A Lay Leader’s Hopeful Perspective on Local Church, Associational Work
Buck Williams is hopeful. He’s optimistic about the local church and its ability to share the gospel, and he’s hopeful about the missional work of Baptist associations. His long-term dedicated lay leadership within Mt. Elon Baptist Church in Hopkins and the Columbia Metro Baptist Association give him a great perspective.
In late 1979, Buck joined Mt. Elon Baptist Church, which was constituted in 1894 and today has about 250 members. Prior to that, he had been a member of Congaree Baptist Church, where he was baptized. In 1982, he was ordained as a deacon at Mt. Elon, and over the past 39 years he’s been active as church moderator and serving on the church’s building and grounds committee. He leads worship at a nearby nursing center on Sunday mornings, and he supports the choir. These days, he’s working with pastor Charles Wilson to update the church’s deacon ministry.
Buck’s service doesn’t end with his local church. He maintains the association’s block party trailer, cooks for association events, and serves on the Visionary Leadership Community, formerly the association’s administrative team.
“There is a stirring in our churches today,” Buck says. “People are tired of all the negative voices and want our Christian voice to be heard in communities, our nation, and the world. I believe there is a desire and a passion for getting the gospel outside the walls of buildings for people to hear it.”
“Just recently, I had the opportunity to prepare food for a meeting of the associational Baptist Collegiate Ministry,” he says. “I was so humbled and inspired by these young people. There are college students coming together for worship, leading one another, ministering and witnessing and encouraging one another. They have the Lord in their hearts. They are hungry to tell people about Jesus, and they are at work within our local churches and in the community. They are the future of the church, and that’s very encouraging.
“Mt. Elon is a smaller membership congregation, but we have that same desire to be outside the church walls and make an impact in our community. It’s encouraging when you see the church excited about the gospel and that the next generation is excited, too,” he says. It’s hopeful.
This past summer, Mt. Elon was featured on Columbia network television for its Flag Garden that featured 220 United States flags flying during the Fourth of July holiday. The flags will be put out again for Veteran’s Day in November, and then again in 2019 from Memorial Day through the Fourth of July holiday.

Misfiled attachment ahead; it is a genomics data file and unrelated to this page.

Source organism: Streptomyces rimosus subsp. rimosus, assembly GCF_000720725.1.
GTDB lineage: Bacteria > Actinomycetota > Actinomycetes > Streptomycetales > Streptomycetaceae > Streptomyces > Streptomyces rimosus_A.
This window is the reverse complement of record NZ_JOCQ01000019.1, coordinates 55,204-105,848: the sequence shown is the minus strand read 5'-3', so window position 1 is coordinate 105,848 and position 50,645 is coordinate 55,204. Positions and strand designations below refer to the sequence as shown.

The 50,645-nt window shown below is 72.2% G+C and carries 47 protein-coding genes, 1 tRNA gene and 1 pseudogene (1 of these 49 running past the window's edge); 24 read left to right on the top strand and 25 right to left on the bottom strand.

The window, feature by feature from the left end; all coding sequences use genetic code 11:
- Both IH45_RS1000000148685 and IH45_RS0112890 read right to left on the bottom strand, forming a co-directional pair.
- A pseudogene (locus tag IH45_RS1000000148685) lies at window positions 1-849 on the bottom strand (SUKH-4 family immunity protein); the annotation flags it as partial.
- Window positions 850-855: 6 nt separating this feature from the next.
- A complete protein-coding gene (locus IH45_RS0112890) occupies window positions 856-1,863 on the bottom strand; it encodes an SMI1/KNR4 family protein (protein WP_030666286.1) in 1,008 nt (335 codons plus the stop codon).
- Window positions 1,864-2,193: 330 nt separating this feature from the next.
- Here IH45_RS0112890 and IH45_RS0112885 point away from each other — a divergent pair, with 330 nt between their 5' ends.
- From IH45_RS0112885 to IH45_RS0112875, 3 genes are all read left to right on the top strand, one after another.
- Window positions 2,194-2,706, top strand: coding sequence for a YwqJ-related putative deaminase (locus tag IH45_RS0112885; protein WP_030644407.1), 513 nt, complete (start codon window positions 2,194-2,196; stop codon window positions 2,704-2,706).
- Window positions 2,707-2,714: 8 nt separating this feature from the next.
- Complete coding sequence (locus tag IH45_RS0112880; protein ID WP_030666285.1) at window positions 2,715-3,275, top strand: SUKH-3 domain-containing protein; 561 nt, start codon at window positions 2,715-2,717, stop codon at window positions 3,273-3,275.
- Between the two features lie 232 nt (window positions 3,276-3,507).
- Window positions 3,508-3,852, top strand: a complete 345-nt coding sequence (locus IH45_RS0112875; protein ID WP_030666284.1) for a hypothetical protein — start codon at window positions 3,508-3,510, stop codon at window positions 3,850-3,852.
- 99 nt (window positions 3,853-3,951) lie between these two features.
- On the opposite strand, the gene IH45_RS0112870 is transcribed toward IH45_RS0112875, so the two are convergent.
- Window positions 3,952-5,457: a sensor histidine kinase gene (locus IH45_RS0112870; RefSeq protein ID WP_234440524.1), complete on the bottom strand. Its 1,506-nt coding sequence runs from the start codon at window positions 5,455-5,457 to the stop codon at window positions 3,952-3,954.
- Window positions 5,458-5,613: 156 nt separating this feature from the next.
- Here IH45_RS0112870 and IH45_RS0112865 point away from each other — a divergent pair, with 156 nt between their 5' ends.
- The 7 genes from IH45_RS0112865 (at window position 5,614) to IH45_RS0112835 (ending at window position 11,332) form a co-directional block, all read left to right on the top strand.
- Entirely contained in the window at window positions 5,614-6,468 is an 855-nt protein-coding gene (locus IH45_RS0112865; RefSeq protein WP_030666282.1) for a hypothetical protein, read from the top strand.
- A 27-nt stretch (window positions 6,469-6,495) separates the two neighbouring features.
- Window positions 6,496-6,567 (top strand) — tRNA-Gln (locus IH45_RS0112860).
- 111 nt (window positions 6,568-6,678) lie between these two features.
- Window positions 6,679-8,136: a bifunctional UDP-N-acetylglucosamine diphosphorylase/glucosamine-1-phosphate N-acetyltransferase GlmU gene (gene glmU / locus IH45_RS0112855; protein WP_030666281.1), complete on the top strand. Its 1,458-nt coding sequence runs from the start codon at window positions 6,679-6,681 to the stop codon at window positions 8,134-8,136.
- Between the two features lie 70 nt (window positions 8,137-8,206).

“The Flag Garden was the brainchild of our pastor,” Buck says. “He went to Seattle in the spring and saw one. When he returned, we found an area at our church and then asked our people to buy specific flags, so the flags would all be the same. We gave everyone the specifications and ended up with 300 total flags, and so we have some extra as replacements.
“Our church had its Fourth of July service in the garden. Lots of people stopped by and took photographs in the garden. It generated a lot of interest, and that led to the television stories and a story in The Columbia Star newspaper.”
“The garden was a positive, hopeful statement from our church to the community,” Buck says. “It moved us out of the building and created conversations.”
Mt. Elon goes even further beyond its walls, supporting a worship service at Country Wood Nursing Center in Hopkins. The service, which Buck has led since 1980, occurs during Mt. Elon’s Sunday School hour, allowing Buck to make it back to church for worship.
“Between residents and some staff members, we have about 16 people attend each week,” he says. “We sing a few hymns; have Scripture reading, and a lesson. Our church choir has participated on occasion. It’s become a real ministry for me, and I’ve been able to build relationships with families. There’s no offering plate passed; it’s a ministry to residents many of whom don’t get regular visitors. I feel it is God’s calling for our church to be a presence there.”
Buck’s involvement with the Columbia Metro Baptist Association began through the late John Platt, who served as director of missions during the 90s.
“John was a friend of ours at Mt. Elon, and he learned that I love to cook,” Buck says. “He began asking me to cook for association events – like the recent BCM gathering – and back then for retired pastor meetings. Over time, through my welding business, the association asked me to make modifications to its block party trailer, and that led to my being involved in the trailer’s upkeep. We have used it once at Mt. Elon for a community block party.”
“I love serving through my church and the association,” Buck says. “The more a person gets involved in Christian service, the greater the blessing that comes from that.”
Buck and Alice Williams celebrated their 47th Wedding Anniversary this year. They have three grown daughters and five grandchildren.